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eSports teams up with world track and field to battle 'lazy-gamer' stereotype

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The International eSports Federation has partnered with the world sanctioning body for track and field in a publicity venture that the IeSF hopes will lead to eSports taken more seriously by the public as a competitive sport.

The International Association of Athletics Federations and the IeSF teamed up in a program called Athletics for a Better World, which encourages fitness and training programs for all gamers. The IeSF said it hopes the program battles the stereotype of gaming as a pursuit of the lazy and out-of-shape.

Further, "The IeSF wants eSports to be taken seriously as a competitive sport," the federation said in a statement.

For its part, the IAAF said competitive gaming and athletics have plenty in common. "Many of the qualities needed by a professional gamer are integral to the world of athletics," said Nick Davies, the general secretary and communications director for the IAAF. "Representatives from both sports are put under immense pressure to consistently perform at the highest level on an international stage."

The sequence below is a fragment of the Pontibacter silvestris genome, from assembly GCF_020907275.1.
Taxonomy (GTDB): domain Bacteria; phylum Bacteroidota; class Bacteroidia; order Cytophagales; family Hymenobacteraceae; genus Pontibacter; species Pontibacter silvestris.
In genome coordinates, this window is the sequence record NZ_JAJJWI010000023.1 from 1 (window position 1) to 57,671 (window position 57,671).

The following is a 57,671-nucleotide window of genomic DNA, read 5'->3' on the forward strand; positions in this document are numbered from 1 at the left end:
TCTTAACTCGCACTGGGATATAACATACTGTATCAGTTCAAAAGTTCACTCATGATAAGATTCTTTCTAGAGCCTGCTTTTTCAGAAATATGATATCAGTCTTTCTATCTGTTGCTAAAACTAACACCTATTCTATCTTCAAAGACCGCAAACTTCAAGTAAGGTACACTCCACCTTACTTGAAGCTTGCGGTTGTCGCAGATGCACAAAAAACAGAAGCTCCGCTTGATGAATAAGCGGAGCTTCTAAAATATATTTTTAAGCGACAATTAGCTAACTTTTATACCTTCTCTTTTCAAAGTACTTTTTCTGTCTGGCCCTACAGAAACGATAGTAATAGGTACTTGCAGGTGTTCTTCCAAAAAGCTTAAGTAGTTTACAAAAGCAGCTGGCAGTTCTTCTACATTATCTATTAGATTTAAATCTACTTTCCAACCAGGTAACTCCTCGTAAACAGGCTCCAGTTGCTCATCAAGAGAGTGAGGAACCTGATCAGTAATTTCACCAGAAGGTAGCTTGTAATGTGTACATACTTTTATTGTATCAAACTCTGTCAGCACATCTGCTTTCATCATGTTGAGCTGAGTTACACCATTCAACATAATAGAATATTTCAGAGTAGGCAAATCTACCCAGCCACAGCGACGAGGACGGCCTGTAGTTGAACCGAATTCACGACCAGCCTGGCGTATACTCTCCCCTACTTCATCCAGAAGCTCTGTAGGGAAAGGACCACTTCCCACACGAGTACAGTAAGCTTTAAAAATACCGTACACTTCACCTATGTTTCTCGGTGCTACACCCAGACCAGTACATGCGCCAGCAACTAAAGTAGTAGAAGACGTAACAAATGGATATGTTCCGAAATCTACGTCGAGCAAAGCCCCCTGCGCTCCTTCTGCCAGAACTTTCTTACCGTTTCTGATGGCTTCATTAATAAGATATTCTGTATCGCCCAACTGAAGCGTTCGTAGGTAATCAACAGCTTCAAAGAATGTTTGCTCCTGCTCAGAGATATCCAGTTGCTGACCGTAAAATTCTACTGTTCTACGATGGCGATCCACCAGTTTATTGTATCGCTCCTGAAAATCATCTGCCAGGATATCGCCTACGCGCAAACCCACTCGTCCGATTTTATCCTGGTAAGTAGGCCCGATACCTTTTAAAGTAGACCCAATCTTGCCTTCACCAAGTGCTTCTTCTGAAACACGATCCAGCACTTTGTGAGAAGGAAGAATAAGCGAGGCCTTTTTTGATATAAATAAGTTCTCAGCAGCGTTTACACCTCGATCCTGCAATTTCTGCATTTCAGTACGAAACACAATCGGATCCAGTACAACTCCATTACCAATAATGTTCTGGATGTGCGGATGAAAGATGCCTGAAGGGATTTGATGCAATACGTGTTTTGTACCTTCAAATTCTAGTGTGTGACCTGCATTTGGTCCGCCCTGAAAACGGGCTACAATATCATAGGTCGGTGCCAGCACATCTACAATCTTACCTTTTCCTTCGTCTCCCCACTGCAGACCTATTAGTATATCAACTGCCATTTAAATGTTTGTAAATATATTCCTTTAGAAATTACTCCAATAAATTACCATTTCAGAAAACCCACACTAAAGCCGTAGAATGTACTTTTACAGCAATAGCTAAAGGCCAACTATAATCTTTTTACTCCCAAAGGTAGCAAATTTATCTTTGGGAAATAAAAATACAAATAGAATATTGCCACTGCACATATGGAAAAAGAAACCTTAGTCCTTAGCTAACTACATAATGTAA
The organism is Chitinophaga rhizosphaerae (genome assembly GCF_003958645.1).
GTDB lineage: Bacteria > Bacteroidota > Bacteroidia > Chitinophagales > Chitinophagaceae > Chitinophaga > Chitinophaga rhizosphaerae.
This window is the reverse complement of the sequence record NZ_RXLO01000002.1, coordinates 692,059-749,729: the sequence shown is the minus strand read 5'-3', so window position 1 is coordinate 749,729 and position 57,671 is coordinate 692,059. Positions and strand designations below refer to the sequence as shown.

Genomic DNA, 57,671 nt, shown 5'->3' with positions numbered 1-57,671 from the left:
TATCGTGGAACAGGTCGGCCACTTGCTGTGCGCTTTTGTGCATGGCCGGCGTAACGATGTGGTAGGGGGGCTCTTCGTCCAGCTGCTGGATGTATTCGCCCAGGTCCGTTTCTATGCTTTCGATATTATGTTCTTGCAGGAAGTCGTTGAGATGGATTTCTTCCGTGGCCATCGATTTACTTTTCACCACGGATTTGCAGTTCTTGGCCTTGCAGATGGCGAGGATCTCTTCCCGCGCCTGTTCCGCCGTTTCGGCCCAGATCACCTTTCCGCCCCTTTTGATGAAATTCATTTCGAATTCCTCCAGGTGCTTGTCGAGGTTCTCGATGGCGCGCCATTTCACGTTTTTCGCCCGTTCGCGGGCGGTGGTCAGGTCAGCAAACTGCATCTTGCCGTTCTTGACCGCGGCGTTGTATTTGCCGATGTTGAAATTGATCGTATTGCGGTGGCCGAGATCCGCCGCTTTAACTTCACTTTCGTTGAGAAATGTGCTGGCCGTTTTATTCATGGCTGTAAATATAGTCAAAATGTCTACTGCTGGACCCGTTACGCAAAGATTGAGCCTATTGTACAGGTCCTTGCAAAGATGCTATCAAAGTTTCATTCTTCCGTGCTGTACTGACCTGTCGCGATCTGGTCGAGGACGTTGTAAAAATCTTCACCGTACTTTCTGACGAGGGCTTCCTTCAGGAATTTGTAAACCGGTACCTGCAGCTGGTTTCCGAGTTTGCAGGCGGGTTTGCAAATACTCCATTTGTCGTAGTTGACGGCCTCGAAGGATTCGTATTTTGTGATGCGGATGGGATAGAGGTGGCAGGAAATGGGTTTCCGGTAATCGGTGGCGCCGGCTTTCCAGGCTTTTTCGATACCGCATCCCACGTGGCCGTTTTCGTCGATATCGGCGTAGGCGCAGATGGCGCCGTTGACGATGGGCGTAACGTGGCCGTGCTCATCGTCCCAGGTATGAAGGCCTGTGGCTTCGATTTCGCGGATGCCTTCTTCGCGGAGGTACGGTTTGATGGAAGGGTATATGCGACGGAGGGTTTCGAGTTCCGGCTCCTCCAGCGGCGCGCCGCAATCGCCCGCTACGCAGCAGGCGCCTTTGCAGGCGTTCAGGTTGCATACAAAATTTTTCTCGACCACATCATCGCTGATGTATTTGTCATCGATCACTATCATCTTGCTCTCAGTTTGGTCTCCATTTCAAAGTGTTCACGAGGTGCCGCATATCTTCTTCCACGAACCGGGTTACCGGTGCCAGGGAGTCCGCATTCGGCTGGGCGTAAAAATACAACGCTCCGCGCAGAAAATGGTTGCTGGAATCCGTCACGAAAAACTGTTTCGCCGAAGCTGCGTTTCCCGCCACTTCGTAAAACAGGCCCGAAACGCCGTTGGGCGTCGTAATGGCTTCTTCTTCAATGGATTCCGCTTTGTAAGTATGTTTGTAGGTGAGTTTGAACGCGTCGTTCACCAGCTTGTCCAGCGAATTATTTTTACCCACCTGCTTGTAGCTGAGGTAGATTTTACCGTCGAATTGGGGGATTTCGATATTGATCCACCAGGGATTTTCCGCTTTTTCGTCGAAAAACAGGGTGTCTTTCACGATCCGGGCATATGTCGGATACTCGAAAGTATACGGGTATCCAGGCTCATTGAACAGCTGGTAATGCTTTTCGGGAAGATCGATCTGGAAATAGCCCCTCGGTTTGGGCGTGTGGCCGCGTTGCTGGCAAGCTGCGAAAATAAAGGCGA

"The IeSF wants eSports to be taken seriously as a competitive sport"

eSports has grown in mainstream acceptance of late (though some remain unconvinced.) The U.S. State Department in 2013 began issuing professional gamers the same types of visas offered to high-level athletes coming to train and compete in the country.

ESPN, the worldwide leader in sports television programming, recently televised a collegiate Heroes of the Storm competition on one of its cable channels, and last year broadcast Dota 2's The International via its Internet-only channel. Valve estimated some 20 million watched altogether.

The International itself is an event that filled the 17,000-seat Key Arena in Seattle, drawing top competitors from all over the world with a $10 million prize pool. This year's tournament is back at the same stadium, and will be held Aug. 3-8.